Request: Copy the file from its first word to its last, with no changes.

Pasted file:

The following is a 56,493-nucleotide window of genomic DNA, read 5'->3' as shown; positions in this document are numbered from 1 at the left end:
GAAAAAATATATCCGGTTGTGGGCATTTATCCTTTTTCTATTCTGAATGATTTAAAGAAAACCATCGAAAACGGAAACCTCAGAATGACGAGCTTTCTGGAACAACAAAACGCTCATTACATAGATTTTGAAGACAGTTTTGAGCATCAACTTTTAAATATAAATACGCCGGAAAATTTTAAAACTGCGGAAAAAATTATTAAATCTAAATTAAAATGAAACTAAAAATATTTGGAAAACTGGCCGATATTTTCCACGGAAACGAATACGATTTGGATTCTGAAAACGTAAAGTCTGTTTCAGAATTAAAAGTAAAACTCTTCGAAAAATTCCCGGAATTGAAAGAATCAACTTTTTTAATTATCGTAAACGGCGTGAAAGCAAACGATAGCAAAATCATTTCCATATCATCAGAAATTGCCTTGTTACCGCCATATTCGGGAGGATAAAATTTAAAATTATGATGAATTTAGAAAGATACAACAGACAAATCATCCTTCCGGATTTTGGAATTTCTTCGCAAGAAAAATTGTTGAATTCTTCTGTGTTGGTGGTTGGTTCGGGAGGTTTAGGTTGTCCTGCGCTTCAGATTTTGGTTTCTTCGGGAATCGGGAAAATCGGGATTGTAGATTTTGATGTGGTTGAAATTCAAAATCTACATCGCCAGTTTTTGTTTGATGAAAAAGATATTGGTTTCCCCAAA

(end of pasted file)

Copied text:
The following is a 56,493-nucleotide window of genomic DNA, read 5'->3' as shown; positions in this document are numbered from 1 at the left end:
GAAAAAATATATCCGGTTGTGGGCATTTATCCTTTTTCTATTCTGAATGATTTAAAGAAAACCATCGAAAACGGAAACCTCAGAATGACGAGCTTTCTGGAACAACAAAACGCTCATTACATAGATTTTGAAGACAGTTTTGAGCATCAACTTTTAAATATAAATACGCCGGAAAATTTTAAAACTGCGGAAAAAATTATTAAATCTAAATTAAAATGAAACTAAAAATATTTGGAAAACTGGCCGATATTTTCCACGGAAACGAATACGATTTGGATTCTGAAAACGTAAAGTCTGTTTCAGAATTAAAAGTAAAACTCTTCGAAAAATTCCCGGAATTGAAAGAATCAACTTTTTTAATTATCGTAAACGGCGTGAAAGCAAACGATAGCAAAATCATTTCCATATCATCAGAAATTGCCTTGTTACCGCCATATTCGGGAGGATAAAATTTAAAATTATGATGAATTTAGAAAGATACAACAGACAAATCATCCTTCCGGATTTTGGAATTTCTTCGCAAGAAAAATTGTTGAATTCTTCTGTGTTGGTGGTTGGTTCGGGAGGTTTAGGTTGTCCTGCGCTTCAGATTTTGGTTTCTTCGGGAATCGGGAAAATCGGGATTGTAGATTTTGATGTGGTTGAAATTCAAAATCTACATCGCCAGTTTTTGTTTGATGAAAAAGATATTGGTTTCCCCAAA